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December 2021


On the defensive: Responding to security suggestions

BY MARK LANTERMAN

Almost 10 years ago, the health insurance marketplace for Minnesotans, MNsure, was launched. Like many undertakings of its size, some security issues marked the website’s release. In particular, it was discovered that simple attacks could easily compromise personal information submitted by users. The problem and its solution were both fairly straightforward. But in trying to communicate with the officials in charge, I quickly found that bringing the problem to the attention of those in a position to fix it proved more challenging than expected. Instead of welcoming the information and suggestions for improvement, MNsure personnel received the news with denial and frustration. 

A recent headline out of Missouri made me remember this incident. Missouri Gov. Mike Parson is planning to prosecute the St. Louis Post Dispatch for reporting a security vulnerability in a state education website that exposed Social Security numbers.1 Instead of taking the warning to heart and being grateful for the opportunity to proactively prevent future breaches, the governor is retaliating with the threat of legal action. He views the research that documented and publicized the vulnerability as a hack, stating that, “Not only are we going to hold this individual [reporter] accountable, but we will also be holding accountable all those who aided this individual and the media corporation that employs them.” The governor believes that the vulnerability was reported with the purpose of embarrassing the state and selling papers,  not to remediate a glaring security issue that could continue to expose the personal information of educators. 

The episode has led many critics to point out the long-term effects of silencing security researchers, not to mention the repercussions of trying to control and intimidate the press. It has also been noted that the paper acted ethically and in accordance with guidelines in reporting on the vulnerability. According to an account published in Wired, “The Post-Dispatch seems to have done exactly what ethical security researchers generally do in these situations: give the organization with the vulnerability time to close the hole before making it public.”2 It would seem that the paper did not act inappropriately or with malicious intent in its reporting. Rather, like many individuals trying to bring about improvements in cybersecurity, the reporters were shot for being the messengers. An expensive witch hunt to penalize those who spoke up will further complicate the issue by utilizing resources that could be spent to improve security infrastructure and culture; the governor has provided an estimate of $50 million for dealing with the “hack.” It is unclear what the cost of fixing the security vulnerability alone was, nor is it apparent how the $50 million estimate was calculated. It should be emphasized that the vulnerability itself has already been fixed. 

Though what happened in Missouri represents an extreme example, this kind of reaction is not entirely uncommon. Many security professionals and IT departments are faced with this kind of behavior when cybersecurity vulnerabilities are discovered. Deflection, anger, denial, minimization of the threat, and an instant resort to the blame game often follow an earnest attempt to inform upper management of a security concern. Attempting to divert attention away from the problem at hand by blaming the individuals who brought attention to it is unproductive at best.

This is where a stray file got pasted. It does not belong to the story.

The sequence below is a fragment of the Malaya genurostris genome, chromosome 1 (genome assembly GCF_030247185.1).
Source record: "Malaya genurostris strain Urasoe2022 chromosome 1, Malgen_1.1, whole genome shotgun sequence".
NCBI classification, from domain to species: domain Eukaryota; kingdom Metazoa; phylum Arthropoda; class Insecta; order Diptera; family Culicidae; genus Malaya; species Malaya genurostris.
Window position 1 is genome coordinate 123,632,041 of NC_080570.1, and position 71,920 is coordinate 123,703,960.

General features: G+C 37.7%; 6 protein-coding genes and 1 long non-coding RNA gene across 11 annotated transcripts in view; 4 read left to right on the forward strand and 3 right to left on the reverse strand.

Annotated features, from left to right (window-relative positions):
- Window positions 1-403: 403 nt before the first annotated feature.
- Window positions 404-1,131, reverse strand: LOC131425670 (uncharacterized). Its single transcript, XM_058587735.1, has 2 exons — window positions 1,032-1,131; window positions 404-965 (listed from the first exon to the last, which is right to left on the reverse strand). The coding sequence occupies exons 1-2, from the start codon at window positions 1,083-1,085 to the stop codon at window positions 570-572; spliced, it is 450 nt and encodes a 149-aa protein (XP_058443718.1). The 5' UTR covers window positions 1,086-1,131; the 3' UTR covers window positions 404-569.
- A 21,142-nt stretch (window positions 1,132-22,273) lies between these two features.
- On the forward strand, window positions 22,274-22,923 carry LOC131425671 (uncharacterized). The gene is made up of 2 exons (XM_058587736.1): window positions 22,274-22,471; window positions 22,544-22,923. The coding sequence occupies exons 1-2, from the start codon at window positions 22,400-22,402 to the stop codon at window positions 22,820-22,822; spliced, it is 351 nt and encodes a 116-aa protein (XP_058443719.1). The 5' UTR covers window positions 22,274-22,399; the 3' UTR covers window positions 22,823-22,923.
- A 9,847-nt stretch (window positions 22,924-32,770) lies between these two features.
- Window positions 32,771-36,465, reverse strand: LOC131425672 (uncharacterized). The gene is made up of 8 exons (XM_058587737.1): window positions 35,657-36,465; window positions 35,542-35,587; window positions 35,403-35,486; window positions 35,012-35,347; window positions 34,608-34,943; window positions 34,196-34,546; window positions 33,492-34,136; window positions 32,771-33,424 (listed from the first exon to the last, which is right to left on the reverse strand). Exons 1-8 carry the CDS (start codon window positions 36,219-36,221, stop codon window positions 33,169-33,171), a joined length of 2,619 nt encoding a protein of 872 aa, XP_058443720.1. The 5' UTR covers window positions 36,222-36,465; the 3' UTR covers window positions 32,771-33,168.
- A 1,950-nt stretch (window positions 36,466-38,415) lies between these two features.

Within organizations, this might be a good example of how not to address and remediate security issues. While there might be written policies in place on reporting cybersecurity concerns to upper management, employees or the IT department may feel apprehension when it comes to actually providing information. Knowing beforehand that concerns will be disregarded or that negative consequences will result are common deterrents. Instead of blaming individuals for trying to improve security, organizations should openly encourage information-sharing and communication. All reports should be investigated properly before any action (including denial that there is any issue) is implemented. 

Security professionals are not responsible for the vulnerabilities they unearth, nor should they be discouraged or punished for bringing these problems to the public’s awareness provided they follow proper ethical guidelines. Security research is an important part of proactively countering cyber threats and the risks that accompany them. Within organizations, it is important to take security reporting seriously and to encourage improvement. Whether that’s the IT department informing upper management of a vulnerability or an employee with a concern about email safety, security issues should be addressed with a mindset of remediation and advancement. 


MARK LANTERMAN is CTO of Computer Forensic Services. A former member of the U.S. Secret Service Electronic Crimes Taskforce, Mark has 28 years of security/forensic experience and has testified in over 2,000 matters. He is a member of the MN Lawyers Professional Responsibility Board.  

NOTES

1 https://www.npr.org/2021/10/14/1046124278/missouri-newspaper-security-flaws-hacking-investigation-gov-mike-parson

2 https://www.wired.com/story/missouri-threatens-sue-reporter-state-website-security-flaw/

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